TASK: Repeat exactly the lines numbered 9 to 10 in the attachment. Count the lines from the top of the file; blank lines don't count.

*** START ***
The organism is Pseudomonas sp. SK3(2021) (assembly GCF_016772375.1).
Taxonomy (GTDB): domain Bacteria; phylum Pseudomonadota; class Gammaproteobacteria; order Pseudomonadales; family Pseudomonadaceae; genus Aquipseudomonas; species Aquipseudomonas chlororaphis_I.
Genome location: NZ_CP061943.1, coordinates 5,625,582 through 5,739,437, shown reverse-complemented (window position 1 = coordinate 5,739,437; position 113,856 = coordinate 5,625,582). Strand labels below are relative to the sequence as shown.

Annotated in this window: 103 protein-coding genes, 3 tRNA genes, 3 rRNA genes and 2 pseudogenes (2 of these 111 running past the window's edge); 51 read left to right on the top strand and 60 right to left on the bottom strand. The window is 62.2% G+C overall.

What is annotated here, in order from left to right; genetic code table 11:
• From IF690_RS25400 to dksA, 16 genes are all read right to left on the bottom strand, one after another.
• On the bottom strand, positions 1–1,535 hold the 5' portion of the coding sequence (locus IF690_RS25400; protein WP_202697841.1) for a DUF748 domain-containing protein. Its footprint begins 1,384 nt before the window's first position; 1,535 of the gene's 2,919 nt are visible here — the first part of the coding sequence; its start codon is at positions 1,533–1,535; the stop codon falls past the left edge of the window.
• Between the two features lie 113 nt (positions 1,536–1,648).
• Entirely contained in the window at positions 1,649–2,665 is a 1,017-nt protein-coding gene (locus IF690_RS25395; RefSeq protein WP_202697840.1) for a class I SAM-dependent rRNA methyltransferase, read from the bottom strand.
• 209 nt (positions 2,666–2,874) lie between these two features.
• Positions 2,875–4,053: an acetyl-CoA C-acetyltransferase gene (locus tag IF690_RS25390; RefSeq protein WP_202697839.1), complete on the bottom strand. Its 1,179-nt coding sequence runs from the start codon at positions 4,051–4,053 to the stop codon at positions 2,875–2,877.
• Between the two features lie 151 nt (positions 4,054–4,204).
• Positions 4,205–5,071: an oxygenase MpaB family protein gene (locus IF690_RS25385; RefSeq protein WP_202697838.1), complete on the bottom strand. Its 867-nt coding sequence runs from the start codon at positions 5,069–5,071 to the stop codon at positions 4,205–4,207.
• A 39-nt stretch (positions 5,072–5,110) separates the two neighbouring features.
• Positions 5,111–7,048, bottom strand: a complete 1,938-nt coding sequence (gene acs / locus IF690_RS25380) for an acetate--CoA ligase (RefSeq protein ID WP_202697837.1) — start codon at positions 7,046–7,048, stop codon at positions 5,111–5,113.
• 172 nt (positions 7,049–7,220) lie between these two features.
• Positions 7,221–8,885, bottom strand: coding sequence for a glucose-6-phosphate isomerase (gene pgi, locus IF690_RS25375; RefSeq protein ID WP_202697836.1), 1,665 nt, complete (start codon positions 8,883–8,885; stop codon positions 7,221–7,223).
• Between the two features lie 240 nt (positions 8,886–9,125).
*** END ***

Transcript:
• Entirely contained in the window at positions 1,649–2,665 is a 1,017-nt protein-coding gene (locus IF690_RS25395; RefSeq protein WP_202697840.1) for a class I SAM-dependent rRNA methyltransferase, read from the bottom strand.
• 209 nt (positions 2,666–2,874) lie between these two features.